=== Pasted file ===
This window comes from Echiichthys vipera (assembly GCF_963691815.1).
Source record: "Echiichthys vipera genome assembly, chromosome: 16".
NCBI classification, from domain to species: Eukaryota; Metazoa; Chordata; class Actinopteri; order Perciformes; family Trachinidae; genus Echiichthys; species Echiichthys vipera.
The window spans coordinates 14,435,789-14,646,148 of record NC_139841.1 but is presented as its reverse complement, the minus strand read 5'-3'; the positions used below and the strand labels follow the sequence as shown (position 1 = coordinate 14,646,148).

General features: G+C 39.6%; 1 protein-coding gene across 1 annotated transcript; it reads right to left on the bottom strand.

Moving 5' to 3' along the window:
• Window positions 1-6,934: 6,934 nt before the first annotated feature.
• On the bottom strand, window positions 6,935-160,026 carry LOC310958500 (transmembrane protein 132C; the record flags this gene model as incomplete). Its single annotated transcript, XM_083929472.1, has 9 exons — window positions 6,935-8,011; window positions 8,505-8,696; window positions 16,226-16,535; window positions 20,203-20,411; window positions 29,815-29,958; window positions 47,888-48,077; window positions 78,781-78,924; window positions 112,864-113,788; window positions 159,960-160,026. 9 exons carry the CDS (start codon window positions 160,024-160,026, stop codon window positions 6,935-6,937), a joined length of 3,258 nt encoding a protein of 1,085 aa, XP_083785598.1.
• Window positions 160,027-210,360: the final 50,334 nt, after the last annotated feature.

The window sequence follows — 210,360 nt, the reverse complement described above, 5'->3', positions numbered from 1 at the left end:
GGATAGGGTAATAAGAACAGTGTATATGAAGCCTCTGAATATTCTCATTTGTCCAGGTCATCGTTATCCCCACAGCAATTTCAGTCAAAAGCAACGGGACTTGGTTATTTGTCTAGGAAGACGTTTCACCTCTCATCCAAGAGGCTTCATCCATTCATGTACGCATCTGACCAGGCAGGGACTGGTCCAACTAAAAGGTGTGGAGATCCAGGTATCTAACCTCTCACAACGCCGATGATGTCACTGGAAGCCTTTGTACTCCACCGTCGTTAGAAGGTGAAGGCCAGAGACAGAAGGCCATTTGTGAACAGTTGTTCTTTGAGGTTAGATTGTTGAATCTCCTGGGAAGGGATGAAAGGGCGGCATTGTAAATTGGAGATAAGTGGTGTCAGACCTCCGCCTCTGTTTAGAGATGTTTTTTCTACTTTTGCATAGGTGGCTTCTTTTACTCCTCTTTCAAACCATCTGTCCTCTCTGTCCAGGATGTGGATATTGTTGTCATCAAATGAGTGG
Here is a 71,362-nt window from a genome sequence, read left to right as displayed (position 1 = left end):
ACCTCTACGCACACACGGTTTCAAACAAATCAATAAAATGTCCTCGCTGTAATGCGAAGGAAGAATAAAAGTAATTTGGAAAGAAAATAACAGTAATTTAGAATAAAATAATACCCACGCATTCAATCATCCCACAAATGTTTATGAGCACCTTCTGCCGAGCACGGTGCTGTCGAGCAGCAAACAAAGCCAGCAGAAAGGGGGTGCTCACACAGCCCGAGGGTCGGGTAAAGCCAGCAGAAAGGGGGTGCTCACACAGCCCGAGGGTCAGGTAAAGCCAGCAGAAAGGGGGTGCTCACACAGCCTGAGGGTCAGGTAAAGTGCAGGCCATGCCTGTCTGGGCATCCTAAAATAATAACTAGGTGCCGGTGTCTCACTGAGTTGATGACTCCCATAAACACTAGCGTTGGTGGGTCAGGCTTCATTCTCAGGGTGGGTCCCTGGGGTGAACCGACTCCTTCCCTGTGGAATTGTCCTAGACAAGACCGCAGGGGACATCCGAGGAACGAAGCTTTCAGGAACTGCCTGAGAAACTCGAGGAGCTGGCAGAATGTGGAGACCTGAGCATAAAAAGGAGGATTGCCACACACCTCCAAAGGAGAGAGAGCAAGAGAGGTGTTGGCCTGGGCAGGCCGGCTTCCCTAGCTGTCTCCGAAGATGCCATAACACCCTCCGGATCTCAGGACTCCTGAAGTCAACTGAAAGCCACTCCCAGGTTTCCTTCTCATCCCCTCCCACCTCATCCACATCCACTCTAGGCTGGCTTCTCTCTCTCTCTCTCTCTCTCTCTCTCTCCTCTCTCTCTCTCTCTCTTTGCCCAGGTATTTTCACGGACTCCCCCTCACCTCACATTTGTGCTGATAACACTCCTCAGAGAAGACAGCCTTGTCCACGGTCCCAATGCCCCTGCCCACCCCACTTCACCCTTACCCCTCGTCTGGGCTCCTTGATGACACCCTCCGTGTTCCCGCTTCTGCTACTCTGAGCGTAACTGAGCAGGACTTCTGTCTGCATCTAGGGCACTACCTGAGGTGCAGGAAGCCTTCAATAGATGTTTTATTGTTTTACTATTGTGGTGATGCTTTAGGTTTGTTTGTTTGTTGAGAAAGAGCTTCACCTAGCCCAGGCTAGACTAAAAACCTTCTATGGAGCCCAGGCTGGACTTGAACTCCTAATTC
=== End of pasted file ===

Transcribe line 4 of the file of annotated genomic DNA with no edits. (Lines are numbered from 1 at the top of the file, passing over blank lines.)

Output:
The window spans coordinates 14,435,789-14,646,148 of record NC_139841.1 but is presented as its reverse complement, the minus strand read 5'-3'; the positions used below and the strand labels follow the sequence as shown (position 1 = coordinate 14,646,148).